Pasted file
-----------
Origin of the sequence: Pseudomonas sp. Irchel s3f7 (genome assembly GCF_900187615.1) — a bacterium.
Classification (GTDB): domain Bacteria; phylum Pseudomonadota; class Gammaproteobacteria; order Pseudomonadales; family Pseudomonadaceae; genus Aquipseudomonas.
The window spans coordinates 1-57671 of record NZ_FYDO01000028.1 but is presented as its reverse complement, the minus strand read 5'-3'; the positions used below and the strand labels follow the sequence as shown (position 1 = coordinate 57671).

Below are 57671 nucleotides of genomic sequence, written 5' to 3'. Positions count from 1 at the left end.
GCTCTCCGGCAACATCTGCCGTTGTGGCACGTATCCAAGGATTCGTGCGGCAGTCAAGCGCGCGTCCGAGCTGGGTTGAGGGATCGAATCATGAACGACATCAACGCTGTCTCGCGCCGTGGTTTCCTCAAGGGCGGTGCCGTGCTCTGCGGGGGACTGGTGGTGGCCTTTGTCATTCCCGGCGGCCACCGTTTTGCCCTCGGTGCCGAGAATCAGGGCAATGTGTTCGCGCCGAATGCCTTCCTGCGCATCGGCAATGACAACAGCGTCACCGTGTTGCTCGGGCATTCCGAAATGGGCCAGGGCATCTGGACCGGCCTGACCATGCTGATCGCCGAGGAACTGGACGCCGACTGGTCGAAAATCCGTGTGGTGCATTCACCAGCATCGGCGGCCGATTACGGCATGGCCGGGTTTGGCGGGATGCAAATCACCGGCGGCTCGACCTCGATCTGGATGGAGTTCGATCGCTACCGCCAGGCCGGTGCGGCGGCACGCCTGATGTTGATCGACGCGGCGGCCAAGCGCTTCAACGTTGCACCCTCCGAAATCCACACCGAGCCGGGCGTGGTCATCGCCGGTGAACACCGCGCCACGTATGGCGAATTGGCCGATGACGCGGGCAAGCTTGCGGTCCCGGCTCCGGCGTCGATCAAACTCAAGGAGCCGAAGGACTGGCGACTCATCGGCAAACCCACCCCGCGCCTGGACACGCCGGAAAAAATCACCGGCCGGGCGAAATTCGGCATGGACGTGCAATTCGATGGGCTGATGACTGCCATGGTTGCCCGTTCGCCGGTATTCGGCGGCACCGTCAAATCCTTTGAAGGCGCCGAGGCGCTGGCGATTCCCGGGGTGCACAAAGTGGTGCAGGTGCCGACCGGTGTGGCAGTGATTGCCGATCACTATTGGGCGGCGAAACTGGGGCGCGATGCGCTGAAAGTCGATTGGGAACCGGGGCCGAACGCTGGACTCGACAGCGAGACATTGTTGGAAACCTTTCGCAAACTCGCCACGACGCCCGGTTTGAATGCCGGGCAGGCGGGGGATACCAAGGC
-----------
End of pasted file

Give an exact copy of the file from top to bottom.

Origin of the sequence: Pseudomonas sp. Irchel s3f7 (genome assembly GCF_900187615.1) — a bacterium.
Classification (GTDB): domain Bacteria; phylum Pseudomonadota; class Gammaproteobacteria; order Pseudomonadales; family Pseudomonadaceae; genus Aquipseudomonas.
The window spans coordinates 1-57671 of record NZ_FYDO01000028.1 but is presented as its reverse complement, the minus strand read 5'-3'; the positions used below and the strand labels follow the sequence as shown (position 1 = coordinate 57671).

Below are 57671 nucleotides of genomic sequence, written 5' to 3'. Positions count from 1 at the left end.
GCTCTCCGGCAACATCTGCCGTTGTGGCACGTATCCAAGGATTCGTGCGGCAGTCAAGCGCGCGTCCGAGCTGGGTTGAGGGATCGAATCATGAACGACATCAACGCTGTCTCGCGCCGTGGTTTCCTCAAGGGCGGTGCCGTGCTCTGCGGGGGACTGGTGGTGGCCTTTGTCATTCCCGGCGGCCACCGTTTTGCCCTCGGTGCCGAGAATCAGGGCAATGTGTTCGCGCCGAATGCCTTCCTGCGCATCGGCAATGACAACAGCGTCACCGTGTTGCTCGGGCATTCCGAAATGGGCCAGGGCATCTGGACCGGCCTGACCATGCTGATCGCCGAGGAACTGGACGCCGACTGGTCGAAAATCCGTGTGGTGCATTCACCAGCATCGGCGGCCGATTACGGCATGGCCGGGTTTGGCGGGATGCAAATCACCGGCGGCTCGACCTCGATCTGGATGGAGTTCGATCGCTACCGCCAGGCCGGTGCGGCGGCACGCCTGATGTTGATCGACGCGGCGGCCAAGCGCTTCAACGTTGCACCCTCCGAAATCCACACCGAGCCGGGCGTGGTCATCGCCGGTGAACACCGCGCCACGTATGGCGAATTGGCCGATGACGCGGGCAAGCTTGCGGTCCCGGCTCCGGCGTCGATCAAACTCAAGGAGCCGAAGGACTGGCGACTCATCGGCAAACCCACCCCGCGCCTGGACACGCCGGAAAAAATCACCGGCCGGGCGAAATTCGGCATGGACGTGCAATTCGATGGGCTGATGACTGCCATGGTTGCCCGTTCGCCGGTATTCGGCGGCACCGTCAAATCCTTTGAAGGCGCCGAGGCGCTGGCGATTCCCGGGGTGCACAAAGTGGTGCAGGTGCCGACCGGTGTGGCAGTGATTGCCGATCACTATTGGGCGGCGAAACTGGGGCGCGATGCGCTGAAAGTCGATTGGGAACCGGGGCCGAACGCTGGACTCGACAGCGAGACATTGTTGGAAACCTTTCGCAAACTCGCCACGACGCCCGGTTTGAATGCCGGGCAGGCGGGGGATACCAAGGC